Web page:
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Michael Somoroff, the Per Contra Interview with Miriam N. Kotzin

For example, the sculpture for the Rothko Chapel is actually a manifestation of a “dream” in virtual space. It is a 3D animation, part of another body of work I created in film and video. I love animation because it allows one to be anywhere, in any story, convincingly. This brings up certain questions concerning the nature of reality because the events that make up the sculpted time composed in the video are not “real”. Nevertheless they are real enough, because they can indeed touch one. This is amazing and signals a fundamental shift in our collective experience of truth. For those that are interested in these problems, they can take a look at The Rothko Chapel’s catalog of Illumination I on my website, there’s a lot in there about these problems.

MK:  How does this theory connect with your other works like Tempus Formare, Modo, and New Stoppages.

MS:  All of my work is grounded in my preoccupation with other dimensions of reality, or better, my interest in the true identity of reality. All of these bodies of work explore cognitive experience as it relates to the limitation of the human perceptual apparatus. The “fourth dimension” is really just another term for the space/time continuum. It was a praise that was very popular at the turn of the 20th century. Mathematicians and scientists used it but also occultists and philosophers used it – Gurdjieff, Ouspensky, Steiner and Blavatsky all come to mind.

"Modo" Photo © Michael Somoroff


Of the bodies of my work you mentioned, in particular New Stoppages plays with this concept of the “Fourth Dimension” on the one hand, hopefully giving it some new life, while on the other reflecting a certain irony that I feel is implicit in that era. This is exactly why I used Duchamp’s work as a platform, which I have done on several occasions because he mined so many important ideas. Marcel Duchamp’s interest in higher dimensional space has always fascinated me. The artist was certainly not given to the romantic. Yet his interest in the unseen dimensions of reality point to concerns generally associated with the metaphysical, even mystical-ironic when seen in the light of his commitment to the analytical.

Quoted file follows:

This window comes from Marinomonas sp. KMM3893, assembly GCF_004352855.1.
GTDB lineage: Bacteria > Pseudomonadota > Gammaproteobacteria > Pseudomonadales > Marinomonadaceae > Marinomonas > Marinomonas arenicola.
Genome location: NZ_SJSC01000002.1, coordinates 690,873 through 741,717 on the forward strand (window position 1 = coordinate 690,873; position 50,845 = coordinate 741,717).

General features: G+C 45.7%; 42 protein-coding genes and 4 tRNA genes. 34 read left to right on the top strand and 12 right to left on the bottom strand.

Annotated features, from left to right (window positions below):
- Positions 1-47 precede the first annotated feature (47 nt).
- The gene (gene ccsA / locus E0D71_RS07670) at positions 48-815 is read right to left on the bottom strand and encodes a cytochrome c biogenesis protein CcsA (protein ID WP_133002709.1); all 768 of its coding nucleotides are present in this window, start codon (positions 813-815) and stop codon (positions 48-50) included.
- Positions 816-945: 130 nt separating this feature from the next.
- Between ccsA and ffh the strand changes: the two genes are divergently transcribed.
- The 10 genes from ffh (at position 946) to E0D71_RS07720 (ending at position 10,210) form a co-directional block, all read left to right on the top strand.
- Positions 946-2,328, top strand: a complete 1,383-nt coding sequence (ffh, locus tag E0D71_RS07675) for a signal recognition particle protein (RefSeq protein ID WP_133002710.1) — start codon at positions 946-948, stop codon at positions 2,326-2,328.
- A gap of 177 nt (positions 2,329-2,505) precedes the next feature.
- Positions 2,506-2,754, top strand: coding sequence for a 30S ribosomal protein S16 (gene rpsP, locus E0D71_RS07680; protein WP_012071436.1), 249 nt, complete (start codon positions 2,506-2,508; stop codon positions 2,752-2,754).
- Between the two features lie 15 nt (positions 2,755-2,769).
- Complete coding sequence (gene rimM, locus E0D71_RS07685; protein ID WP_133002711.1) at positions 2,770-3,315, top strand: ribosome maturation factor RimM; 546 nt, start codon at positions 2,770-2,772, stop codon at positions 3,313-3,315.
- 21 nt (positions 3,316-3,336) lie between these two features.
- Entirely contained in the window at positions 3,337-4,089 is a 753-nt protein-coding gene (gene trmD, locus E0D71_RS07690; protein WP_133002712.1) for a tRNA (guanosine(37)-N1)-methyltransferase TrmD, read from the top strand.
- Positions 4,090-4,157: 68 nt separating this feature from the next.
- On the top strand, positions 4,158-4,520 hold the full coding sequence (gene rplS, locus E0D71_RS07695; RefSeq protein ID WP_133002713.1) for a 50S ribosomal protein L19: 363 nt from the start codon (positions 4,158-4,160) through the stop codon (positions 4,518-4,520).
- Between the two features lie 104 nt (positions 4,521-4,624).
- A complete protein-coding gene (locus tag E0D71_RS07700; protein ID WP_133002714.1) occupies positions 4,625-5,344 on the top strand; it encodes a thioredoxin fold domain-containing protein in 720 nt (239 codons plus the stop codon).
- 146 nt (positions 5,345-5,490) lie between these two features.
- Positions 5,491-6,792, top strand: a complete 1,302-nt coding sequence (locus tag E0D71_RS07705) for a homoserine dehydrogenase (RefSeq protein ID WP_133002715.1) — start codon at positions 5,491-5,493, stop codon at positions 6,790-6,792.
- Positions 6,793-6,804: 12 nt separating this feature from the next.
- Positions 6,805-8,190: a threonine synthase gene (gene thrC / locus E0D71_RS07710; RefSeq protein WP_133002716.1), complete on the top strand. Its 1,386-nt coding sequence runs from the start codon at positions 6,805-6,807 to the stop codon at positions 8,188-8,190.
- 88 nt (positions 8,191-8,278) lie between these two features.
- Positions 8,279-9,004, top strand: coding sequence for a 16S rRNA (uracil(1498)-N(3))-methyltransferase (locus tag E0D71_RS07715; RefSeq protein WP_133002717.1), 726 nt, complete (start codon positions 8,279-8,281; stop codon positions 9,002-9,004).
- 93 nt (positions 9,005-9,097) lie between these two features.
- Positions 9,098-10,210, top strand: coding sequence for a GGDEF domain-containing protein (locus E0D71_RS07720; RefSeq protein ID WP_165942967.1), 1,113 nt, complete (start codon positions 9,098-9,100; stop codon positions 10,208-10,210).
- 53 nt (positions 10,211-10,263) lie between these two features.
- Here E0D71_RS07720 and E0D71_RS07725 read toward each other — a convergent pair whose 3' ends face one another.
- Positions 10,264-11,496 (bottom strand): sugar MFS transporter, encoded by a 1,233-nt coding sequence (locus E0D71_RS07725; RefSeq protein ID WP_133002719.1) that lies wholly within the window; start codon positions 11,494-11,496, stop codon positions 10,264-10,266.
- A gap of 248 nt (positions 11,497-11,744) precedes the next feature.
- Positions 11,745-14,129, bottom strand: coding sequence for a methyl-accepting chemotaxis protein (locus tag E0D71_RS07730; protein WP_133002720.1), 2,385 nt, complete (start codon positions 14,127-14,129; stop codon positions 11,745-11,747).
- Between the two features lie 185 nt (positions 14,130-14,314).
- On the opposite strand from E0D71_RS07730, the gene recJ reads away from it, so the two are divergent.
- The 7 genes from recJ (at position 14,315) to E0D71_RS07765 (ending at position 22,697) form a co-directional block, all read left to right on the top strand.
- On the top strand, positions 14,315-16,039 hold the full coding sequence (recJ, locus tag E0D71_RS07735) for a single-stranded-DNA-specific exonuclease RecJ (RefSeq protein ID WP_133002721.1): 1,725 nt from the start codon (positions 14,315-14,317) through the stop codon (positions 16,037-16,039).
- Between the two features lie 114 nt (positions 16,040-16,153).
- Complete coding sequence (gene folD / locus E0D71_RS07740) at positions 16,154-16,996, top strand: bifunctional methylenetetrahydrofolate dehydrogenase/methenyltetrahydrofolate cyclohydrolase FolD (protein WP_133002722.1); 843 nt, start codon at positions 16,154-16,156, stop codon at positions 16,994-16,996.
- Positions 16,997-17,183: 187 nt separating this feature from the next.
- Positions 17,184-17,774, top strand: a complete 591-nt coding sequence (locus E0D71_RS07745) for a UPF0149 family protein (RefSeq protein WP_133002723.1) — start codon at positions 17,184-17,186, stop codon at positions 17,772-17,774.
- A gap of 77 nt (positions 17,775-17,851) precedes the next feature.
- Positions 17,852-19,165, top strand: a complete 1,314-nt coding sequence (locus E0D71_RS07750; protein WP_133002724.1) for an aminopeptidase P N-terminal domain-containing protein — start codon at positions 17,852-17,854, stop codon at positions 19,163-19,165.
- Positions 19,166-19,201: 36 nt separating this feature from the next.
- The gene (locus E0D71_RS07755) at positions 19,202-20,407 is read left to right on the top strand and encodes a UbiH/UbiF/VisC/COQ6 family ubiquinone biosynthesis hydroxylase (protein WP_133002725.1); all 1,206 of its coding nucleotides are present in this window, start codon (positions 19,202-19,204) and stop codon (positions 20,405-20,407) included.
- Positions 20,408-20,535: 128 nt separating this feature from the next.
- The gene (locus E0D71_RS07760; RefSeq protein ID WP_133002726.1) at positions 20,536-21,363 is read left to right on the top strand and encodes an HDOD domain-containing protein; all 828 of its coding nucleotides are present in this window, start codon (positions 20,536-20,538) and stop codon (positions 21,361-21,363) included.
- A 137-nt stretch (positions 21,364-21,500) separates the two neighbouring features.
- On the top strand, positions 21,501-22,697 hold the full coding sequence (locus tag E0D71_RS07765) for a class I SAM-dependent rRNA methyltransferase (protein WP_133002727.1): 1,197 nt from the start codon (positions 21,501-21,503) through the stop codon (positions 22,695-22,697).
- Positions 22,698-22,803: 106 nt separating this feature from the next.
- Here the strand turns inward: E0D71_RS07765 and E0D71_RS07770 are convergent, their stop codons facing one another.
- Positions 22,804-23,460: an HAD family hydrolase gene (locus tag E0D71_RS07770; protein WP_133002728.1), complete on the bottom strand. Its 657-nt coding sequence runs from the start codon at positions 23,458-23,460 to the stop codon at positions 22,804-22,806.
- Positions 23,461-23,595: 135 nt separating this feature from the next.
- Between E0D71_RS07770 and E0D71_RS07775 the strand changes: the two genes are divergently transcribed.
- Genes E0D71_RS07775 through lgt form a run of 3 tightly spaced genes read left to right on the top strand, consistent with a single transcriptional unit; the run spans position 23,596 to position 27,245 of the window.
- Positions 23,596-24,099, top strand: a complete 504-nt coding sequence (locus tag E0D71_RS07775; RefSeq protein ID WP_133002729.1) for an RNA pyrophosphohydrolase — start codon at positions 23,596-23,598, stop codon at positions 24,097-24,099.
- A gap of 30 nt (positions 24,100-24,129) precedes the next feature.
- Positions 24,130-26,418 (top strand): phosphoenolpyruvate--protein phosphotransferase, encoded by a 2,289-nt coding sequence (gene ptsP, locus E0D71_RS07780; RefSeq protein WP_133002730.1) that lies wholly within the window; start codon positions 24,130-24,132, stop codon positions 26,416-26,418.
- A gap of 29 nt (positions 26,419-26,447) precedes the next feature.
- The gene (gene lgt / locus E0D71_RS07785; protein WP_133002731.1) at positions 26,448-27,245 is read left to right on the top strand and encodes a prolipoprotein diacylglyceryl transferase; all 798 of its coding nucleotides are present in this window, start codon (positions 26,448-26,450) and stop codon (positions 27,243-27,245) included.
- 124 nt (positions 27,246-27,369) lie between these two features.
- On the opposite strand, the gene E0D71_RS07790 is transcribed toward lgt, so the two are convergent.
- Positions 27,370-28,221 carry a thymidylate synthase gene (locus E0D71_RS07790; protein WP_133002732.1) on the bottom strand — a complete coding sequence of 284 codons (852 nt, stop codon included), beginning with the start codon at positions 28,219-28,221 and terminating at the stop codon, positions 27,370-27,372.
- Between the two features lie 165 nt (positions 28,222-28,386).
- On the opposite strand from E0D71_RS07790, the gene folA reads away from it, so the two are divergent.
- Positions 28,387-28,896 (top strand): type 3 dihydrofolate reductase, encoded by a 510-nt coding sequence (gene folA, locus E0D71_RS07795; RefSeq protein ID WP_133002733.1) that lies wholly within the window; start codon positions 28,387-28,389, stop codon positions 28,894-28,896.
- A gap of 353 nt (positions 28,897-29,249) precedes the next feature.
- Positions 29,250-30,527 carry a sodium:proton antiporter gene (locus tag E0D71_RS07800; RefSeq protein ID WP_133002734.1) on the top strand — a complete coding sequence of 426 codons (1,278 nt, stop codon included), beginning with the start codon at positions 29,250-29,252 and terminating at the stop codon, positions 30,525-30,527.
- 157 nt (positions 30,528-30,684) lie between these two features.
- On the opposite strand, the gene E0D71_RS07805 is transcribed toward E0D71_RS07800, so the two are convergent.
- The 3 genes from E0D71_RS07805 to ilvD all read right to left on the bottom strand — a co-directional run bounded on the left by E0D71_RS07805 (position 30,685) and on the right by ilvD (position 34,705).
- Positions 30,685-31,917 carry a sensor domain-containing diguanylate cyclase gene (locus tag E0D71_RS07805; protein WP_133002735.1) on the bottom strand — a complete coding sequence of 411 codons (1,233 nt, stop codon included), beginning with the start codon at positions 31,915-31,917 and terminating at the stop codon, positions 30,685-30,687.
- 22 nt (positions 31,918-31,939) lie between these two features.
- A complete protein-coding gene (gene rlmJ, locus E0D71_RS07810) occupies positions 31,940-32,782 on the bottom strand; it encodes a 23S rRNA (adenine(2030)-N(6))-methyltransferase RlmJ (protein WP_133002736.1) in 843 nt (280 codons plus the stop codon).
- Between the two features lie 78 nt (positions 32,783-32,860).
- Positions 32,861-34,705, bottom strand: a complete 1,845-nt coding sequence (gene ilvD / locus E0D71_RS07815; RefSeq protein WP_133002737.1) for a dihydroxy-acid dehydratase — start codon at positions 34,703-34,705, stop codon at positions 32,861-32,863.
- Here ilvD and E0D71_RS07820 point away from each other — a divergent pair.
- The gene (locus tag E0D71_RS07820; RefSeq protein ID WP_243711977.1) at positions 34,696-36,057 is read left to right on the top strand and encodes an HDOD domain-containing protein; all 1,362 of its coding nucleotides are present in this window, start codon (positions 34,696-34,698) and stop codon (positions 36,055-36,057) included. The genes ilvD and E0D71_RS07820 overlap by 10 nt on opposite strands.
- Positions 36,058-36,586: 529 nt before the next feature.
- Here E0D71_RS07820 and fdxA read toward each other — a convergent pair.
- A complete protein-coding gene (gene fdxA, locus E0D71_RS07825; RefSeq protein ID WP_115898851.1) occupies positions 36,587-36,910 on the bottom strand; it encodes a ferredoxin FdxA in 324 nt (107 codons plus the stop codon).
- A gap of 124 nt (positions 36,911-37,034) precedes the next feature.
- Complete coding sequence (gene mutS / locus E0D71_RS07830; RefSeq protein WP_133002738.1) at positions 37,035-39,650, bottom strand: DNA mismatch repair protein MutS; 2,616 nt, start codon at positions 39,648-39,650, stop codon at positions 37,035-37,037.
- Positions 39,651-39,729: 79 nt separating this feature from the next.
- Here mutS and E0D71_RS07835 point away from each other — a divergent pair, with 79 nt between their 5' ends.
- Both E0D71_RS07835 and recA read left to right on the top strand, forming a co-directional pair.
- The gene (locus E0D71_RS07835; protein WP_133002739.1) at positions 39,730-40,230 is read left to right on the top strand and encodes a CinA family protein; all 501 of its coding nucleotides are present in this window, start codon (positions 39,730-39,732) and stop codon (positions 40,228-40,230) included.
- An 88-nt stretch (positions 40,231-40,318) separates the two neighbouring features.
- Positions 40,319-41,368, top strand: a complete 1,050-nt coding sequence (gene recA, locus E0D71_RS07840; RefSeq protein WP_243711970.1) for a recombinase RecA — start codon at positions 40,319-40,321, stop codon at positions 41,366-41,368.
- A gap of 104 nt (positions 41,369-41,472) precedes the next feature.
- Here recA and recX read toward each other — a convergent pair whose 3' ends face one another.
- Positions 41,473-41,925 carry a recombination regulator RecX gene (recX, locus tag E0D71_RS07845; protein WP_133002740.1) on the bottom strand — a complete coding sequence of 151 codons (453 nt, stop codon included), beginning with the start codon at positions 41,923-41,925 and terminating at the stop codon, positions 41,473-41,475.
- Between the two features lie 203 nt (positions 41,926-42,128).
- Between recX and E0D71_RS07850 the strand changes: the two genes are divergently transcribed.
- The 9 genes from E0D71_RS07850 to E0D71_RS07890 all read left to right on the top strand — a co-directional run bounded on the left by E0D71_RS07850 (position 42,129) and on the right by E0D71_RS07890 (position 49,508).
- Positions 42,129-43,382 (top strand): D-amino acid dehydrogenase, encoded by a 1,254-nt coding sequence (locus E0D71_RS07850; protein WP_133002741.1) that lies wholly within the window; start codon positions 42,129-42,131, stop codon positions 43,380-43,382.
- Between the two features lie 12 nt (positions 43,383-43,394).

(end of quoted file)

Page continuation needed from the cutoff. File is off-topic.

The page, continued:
He was an investigator of the composition of consciousness, both collective and individual. Sometime between 1913 and 1914 Duchamp, using a falling string, created three measuring devices he called Three Standard Stoppages. The implications of Duchamp’s Three Standard Stoppages are profound even today. They point to a dynamic relationship between space, consciousness and the substrate of time as the regions where meaning, quality and value emerge.

Today, the idea of multidimensional space is firmly embedded in our view of the world. We know that the space we experience around us is not empty, but full. We are sure that time is not just a theoretical dimension, but has actual geometry. It is the connective tissue of reality, and, as I stated earlier, it is the substrate of consciousness.

The ramifications of this are important because they speak of a world where all things and events are connected - every action; every thought, by every person fundamentally changes the entire configuration of reality, or better stated, the matrix of consciousness. When I use the term “consciousness” here I am referring to the universal conceptual matrix in all its complexity, including its subjective and objective expressions.


Interview answer continues on next page.


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Per Contra Winter 2006-2007